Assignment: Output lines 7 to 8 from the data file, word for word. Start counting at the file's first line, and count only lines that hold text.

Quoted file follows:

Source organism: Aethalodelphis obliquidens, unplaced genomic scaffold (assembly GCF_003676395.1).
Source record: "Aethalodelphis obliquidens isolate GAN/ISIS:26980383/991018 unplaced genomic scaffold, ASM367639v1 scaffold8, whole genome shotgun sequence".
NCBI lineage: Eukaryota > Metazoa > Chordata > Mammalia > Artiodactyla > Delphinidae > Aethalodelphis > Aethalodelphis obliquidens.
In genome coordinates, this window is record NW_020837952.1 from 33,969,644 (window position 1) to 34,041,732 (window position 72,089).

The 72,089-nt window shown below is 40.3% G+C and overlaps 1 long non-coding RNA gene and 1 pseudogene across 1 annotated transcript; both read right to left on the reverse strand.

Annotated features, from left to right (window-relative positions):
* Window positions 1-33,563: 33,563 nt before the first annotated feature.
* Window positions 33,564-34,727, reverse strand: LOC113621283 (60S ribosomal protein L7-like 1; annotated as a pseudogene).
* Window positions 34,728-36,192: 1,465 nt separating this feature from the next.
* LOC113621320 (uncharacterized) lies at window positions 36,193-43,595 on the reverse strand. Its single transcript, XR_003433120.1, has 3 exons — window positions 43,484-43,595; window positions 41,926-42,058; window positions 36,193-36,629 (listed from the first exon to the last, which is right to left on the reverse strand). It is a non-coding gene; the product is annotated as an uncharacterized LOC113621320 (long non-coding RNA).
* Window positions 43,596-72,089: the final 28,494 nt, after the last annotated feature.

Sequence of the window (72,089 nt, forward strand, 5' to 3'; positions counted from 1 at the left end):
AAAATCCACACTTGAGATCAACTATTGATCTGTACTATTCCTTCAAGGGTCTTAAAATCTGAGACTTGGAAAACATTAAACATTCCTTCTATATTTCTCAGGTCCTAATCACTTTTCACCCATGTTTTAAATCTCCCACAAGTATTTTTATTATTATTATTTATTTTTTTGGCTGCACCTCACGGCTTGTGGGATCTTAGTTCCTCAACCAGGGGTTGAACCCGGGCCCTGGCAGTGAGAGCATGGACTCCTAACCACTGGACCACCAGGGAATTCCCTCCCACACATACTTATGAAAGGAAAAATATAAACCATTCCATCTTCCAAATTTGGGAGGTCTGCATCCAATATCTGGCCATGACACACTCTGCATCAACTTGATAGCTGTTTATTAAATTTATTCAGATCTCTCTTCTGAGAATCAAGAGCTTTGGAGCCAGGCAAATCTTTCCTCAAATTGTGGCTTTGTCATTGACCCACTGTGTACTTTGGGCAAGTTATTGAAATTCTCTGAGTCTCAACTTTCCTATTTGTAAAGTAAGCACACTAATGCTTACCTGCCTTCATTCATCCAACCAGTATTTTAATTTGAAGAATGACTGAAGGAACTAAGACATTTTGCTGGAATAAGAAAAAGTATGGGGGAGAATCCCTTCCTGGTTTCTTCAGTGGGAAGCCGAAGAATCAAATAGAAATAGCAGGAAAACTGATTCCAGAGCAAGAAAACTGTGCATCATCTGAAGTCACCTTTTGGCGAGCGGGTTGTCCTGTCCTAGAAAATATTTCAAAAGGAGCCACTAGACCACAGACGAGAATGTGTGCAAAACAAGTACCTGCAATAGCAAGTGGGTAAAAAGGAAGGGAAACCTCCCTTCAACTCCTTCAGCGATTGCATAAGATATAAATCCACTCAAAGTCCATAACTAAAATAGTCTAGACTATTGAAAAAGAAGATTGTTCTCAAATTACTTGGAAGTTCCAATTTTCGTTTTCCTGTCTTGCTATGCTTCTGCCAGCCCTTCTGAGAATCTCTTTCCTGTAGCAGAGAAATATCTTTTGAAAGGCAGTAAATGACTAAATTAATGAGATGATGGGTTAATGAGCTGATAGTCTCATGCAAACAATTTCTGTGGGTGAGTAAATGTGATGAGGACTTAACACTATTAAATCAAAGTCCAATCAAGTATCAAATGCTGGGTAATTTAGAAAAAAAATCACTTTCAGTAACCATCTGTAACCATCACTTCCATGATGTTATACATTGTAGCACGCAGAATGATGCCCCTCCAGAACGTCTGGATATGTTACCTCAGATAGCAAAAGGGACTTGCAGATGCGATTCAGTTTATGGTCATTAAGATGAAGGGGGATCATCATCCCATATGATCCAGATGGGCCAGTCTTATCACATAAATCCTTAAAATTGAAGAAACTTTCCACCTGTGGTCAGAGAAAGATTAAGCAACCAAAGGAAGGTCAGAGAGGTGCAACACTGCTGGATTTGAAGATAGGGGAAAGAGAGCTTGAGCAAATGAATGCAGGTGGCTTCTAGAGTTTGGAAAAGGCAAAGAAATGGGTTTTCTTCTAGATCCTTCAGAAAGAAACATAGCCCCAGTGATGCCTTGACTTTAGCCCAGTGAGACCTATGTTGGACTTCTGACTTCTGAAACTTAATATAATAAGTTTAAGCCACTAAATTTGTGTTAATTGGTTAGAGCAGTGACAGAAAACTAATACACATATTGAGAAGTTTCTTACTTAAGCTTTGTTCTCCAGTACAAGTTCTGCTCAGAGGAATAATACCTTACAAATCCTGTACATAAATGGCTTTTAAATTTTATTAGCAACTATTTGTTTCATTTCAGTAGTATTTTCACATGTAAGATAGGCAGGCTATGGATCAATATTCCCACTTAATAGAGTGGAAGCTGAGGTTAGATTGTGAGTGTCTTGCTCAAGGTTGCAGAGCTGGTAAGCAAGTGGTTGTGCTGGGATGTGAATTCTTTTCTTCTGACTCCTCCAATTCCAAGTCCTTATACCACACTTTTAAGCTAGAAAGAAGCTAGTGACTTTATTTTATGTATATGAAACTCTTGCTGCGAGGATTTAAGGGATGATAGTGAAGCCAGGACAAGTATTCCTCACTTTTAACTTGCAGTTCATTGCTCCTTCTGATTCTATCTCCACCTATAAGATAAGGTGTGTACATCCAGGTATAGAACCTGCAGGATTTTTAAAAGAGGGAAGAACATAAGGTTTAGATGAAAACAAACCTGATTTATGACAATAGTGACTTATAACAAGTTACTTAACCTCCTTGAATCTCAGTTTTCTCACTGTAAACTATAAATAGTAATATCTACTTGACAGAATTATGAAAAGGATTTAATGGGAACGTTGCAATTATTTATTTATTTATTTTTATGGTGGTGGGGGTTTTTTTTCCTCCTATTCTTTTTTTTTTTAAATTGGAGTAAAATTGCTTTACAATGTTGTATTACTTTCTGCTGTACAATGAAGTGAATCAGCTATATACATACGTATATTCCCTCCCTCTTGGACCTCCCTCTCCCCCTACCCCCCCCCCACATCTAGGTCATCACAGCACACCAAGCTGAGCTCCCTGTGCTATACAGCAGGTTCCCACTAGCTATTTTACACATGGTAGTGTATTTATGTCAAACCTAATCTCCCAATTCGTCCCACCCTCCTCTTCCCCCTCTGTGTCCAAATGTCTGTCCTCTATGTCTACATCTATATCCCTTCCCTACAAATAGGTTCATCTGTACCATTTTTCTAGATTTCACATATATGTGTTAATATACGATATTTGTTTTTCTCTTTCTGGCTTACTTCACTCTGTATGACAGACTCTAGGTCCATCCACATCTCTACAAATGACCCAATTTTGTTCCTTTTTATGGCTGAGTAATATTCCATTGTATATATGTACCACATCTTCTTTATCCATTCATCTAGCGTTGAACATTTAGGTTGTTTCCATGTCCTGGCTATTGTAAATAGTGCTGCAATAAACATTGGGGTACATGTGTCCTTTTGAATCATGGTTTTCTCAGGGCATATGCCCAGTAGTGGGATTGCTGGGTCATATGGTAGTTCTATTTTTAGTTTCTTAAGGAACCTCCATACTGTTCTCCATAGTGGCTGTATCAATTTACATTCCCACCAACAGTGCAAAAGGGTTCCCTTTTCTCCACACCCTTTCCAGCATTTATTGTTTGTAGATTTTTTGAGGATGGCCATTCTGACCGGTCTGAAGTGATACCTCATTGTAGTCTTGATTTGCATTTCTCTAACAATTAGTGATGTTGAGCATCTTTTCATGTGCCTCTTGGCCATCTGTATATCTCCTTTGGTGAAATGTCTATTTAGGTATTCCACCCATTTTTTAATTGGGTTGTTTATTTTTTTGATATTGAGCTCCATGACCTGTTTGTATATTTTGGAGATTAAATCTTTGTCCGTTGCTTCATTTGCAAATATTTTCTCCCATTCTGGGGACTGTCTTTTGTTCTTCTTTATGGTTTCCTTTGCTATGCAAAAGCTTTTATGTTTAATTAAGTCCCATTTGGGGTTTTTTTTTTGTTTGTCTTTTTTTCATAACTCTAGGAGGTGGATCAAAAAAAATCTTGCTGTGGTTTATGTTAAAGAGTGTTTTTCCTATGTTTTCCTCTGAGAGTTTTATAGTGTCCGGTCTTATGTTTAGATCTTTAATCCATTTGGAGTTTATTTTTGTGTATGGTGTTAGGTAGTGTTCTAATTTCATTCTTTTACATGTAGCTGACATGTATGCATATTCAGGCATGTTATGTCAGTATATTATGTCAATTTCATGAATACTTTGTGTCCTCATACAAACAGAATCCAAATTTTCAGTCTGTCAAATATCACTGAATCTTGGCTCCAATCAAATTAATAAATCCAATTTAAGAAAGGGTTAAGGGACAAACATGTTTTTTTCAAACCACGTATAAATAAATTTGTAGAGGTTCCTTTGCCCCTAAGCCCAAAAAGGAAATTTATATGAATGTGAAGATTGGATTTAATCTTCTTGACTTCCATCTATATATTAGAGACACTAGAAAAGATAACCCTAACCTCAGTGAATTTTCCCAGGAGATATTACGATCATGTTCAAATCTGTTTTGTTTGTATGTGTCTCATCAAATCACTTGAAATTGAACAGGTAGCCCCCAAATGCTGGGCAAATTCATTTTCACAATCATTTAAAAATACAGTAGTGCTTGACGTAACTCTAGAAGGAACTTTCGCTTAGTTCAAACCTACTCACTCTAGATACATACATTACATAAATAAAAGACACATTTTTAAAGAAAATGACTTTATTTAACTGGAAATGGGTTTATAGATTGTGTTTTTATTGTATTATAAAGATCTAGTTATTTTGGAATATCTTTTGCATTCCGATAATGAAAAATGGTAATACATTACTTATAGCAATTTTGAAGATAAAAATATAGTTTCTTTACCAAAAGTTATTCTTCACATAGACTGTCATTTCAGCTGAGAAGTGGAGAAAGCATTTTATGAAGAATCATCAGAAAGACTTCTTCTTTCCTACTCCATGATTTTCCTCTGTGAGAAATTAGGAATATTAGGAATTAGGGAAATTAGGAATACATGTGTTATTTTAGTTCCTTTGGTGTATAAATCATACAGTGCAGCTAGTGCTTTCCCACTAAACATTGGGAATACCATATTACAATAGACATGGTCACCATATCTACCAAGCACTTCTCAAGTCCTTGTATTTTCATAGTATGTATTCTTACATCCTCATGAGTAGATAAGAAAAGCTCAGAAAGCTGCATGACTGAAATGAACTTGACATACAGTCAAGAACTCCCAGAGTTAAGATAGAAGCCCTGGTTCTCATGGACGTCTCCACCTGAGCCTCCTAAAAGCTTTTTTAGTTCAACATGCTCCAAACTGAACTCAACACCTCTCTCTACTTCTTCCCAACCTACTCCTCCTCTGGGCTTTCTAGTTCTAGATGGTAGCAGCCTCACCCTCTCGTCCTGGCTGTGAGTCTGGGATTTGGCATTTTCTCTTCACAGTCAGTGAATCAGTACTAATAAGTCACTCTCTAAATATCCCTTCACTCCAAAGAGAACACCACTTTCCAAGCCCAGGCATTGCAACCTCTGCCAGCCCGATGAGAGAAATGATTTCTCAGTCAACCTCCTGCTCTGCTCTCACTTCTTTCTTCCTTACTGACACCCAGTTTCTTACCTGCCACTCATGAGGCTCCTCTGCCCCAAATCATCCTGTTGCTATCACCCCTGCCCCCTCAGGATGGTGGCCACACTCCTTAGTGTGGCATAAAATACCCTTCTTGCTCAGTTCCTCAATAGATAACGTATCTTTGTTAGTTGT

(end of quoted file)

* Window positions 1-33,563: 33,563 nt before the first annotated feature.
* Window positions 33,564-34,727, reverse strand: LOC113621283 (60S ribosomal protein L7-like 1; annotated as a pseudogene).